They had "decided" backstage that two of them would get the gig, and all of them being sent home was not in the equation. No one onstage budged. Finally Stuart said, more pointedly, "Thank you! We'll be in touch." AKA, we won't be in touch. All three started walking off the stage in a depression. Paul couldn't believe how close he had come just to have it all end so depressingly. They were all walking slowly and Paul was the last one to exit. Right when he got to the wings and was about to walk backstage, he heard Stuart stage whisper, "Paul!" Paul looked over his shoulder. Stuart beckoned him back onstage. Paul walked back in a state of shock. What now? Some fatherly advice? A question about the origin of his K mart shirt? Finally, Paul got center stage. Stuart looked at him squarely and said, "Paul. We'd like to give you your Equity card and have you go out on tour with Tommy Tune to understudy Hugo Peabody and play the role of Harvey Johnson." Paul was so overjoyed yet emotionally and physically exhausted that he immediately collapsed his body into a compact, tight ball. He said he didn't explode…he imploded. He did the tour (with Ann Reinking as Rose, Susan Egan as Kim, Marilyn Cooper as Mae and Marc Kudisch as Birdie) and met one of his best friends, Jessica Stone who played Ursula. Can you imagine? Flying in from the Midwest for your first New York open call and by the end of the day having your whole life changed! How thrilling is that? And, P.S., how terrifying for the ladies to have Tommy Tune watch your feet while your tap. It's like singing in front of Barbara Cook as she stares at your larynx. Paul also said that for every amazing story about getting a gig, there's the parallel story for someone else. Later on Paul worked with one of the three guys who stood on that stage with him. His version was: "I went to call back after call back. Finally, at the final one, this red-headed kid from the Midwest appeared out of nowhere and got the gig!" The good news, he's gone on to be the brilliant choreographer of the upcoming In the Heights — Andy Blankenbuehler!
Also this week I got a call from my agent who told me that I had an audition for a Sandra Bullock movie…to play a flight attendant. I've decided that I'd had it going in for the unfunny/stereotypical gay role and asked if the word "flamboyant" was in the character description. That's always the code word for gay and it means the character comes on, throws a few sassy quips and saunters off. I don't know why that's the majority of gay characters that are written for TV/films. Don't gay people have any personality traits besides bitchy asides?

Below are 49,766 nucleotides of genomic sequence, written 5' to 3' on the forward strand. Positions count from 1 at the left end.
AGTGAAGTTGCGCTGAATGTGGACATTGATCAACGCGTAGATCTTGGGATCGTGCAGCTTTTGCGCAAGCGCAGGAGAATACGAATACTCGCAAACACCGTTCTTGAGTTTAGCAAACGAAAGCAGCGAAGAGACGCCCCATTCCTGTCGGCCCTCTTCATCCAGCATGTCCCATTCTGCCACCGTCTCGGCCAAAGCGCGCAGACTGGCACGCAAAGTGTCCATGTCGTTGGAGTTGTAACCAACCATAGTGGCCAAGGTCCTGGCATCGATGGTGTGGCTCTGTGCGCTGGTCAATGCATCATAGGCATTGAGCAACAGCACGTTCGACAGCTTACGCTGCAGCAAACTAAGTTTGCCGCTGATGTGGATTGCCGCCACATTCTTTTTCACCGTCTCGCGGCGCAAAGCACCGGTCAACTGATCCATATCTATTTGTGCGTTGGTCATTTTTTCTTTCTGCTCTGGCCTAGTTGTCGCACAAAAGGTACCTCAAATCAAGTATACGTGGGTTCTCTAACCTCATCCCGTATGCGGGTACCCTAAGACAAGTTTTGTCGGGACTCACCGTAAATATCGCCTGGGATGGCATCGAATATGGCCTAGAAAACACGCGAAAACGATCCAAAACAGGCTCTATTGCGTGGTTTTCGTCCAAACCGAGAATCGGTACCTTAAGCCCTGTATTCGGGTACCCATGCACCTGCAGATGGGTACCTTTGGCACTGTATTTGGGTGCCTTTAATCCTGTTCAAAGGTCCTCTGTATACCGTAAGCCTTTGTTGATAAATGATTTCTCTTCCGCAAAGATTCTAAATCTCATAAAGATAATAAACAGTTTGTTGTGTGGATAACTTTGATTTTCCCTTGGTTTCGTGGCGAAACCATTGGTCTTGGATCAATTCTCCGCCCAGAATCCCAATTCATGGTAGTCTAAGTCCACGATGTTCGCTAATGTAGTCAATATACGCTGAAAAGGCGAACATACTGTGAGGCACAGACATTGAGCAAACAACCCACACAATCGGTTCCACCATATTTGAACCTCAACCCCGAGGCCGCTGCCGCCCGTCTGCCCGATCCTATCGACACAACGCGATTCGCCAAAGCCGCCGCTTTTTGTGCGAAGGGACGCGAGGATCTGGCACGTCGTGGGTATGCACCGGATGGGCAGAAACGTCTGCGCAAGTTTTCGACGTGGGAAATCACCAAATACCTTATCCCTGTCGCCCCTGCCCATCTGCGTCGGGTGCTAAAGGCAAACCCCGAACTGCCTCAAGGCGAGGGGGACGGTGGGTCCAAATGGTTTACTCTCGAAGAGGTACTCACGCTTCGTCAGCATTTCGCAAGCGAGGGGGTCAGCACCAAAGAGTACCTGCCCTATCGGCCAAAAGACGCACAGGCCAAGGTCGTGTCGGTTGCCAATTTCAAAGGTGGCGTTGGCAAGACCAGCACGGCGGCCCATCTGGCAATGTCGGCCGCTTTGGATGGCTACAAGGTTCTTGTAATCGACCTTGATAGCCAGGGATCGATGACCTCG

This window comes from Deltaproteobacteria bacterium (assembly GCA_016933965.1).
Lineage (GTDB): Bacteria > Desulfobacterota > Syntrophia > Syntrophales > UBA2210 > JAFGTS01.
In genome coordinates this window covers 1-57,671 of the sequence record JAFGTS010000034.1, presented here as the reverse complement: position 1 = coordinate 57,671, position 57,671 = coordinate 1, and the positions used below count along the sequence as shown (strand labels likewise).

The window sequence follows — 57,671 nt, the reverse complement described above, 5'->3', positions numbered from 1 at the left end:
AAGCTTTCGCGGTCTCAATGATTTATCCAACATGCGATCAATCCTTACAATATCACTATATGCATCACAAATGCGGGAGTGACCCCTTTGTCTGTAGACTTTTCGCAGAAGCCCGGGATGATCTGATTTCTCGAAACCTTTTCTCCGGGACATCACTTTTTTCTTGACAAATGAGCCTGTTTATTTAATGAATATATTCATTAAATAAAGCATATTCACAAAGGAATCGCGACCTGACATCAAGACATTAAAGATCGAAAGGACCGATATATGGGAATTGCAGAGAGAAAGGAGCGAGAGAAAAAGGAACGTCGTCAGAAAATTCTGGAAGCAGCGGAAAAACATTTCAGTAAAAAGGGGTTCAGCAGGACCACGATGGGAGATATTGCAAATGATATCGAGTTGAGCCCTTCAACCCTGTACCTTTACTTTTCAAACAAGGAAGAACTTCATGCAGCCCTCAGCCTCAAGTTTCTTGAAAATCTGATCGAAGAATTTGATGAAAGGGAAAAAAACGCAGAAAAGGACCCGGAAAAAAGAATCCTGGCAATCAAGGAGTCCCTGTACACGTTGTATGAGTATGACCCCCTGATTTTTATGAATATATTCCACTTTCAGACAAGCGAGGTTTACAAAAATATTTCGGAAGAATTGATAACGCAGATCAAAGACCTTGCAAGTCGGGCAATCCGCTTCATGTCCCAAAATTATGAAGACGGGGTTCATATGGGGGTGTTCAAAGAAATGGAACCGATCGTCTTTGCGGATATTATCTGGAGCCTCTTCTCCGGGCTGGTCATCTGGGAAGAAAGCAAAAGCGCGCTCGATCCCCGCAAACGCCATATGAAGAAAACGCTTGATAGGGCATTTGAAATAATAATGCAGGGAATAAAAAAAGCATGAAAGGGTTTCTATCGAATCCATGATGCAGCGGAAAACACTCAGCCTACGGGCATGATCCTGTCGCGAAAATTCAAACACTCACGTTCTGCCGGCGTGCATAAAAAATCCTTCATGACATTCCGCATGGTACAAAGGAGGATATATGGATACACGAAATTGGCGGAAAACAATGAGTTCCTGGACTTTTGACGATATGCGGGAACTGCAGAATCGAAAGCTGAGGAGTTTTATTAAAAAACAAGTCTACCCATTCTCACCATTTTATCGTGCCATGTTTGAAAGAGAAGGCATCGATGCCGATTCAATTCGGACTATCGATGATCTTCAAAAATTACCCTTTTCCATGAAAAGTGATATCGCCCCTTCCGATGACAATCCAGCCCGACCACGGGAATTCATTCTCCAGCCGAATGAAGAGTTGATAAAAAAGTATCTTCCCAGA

Anyhoo, she checked out the traits and "flamboyant" was nowhere to be found. I was thrilled and agreed to audition. That night, I got the script emailed to me and boastfully told James the story about how I set a professional boundary. I opened up the email in front of him and proudly read the character description. "Listen to this, James. The role is 'Flight Attendant.' The description is, A middle-aged — What the?!?!?!?!?!!" I went into a state of shock and James remarked that perhaps "flamboyant" would have been preferable. Not cool.
And finally, last Sunday night I saw the Actors Fund performance of Xanadu. An Actors Fund Special Performance means that it's an added show to the regular schedule, and the actors, front-of-house and orchestra work for free. The ticket sales go toward the fund, which, contrary to its title, is not just for actors! It's for anyone in the entertainment business: ushers, musicians, make up artists, filmmakers, opera singers, stage hands etc. It's always worth it to see a special performance because the audience is made up of Broadway folk. I loved seeing Wicked while seated behind Bebe Neuwirth! And it was so fun to watch Xanadu down the aisle from A Chorus Line's Grant Turner because he's Australian. So every time Kerry Butler said "Sonny Malone" as "Sonny Mali-i-ine" or "I have to go" as "I have to giiiiii," I kept waiting to see if he loved it or was outraged. (He was laughing up a storm). Cheyenne sounded fantastic and I was so impressed with how Jackie Hoffman and Mary Testa kept their humor so fresh. Sometimes when I watch a show, I see comic moments that were obviously thought out in rehearsal, done eight times a week for months and are now as stale as the cake I was forced to eat at Debra Fleishman's Bat Mitvah. Jackie and Mary made it seem like everything was being made up in the moment.
Speaking of which, Jackie did one of her signature ad-libs in the middle of the show referencing the Actors Fund special performance and, of course, herself. She turned to an onstage audience members and asked: "Nine shows in one week? Can you imagine? I hardly have the strength to do my own show at Joe's Pub on February 4th, 11th, 25th and March 10th!"
All right everyone, my West Coast best friend Jack Plotnick is visiting all week so I have to hightail it to delicious brunch. Go see a Broadway show!
The B.T. McNicholl-directed production of Lend Me a Tenor continues through Feb. 17 at The Engeman Theater, 250 Main Street in Northport, Long Island. For tickets call (631) 261-2900 or visit www.engemantheater.com.
(Seth Rudetsky is the host of "Seth's Big Fat Broadway" on SIRIUS Satellite Radio and the author of "The Q Guide to Broadway." He has played piano in the orchestras of 15 Broadway musicals, and he can be contacted by visiting www.sethsbroadwaychatterbox.com. His first novel is titled "Broadway Nights.")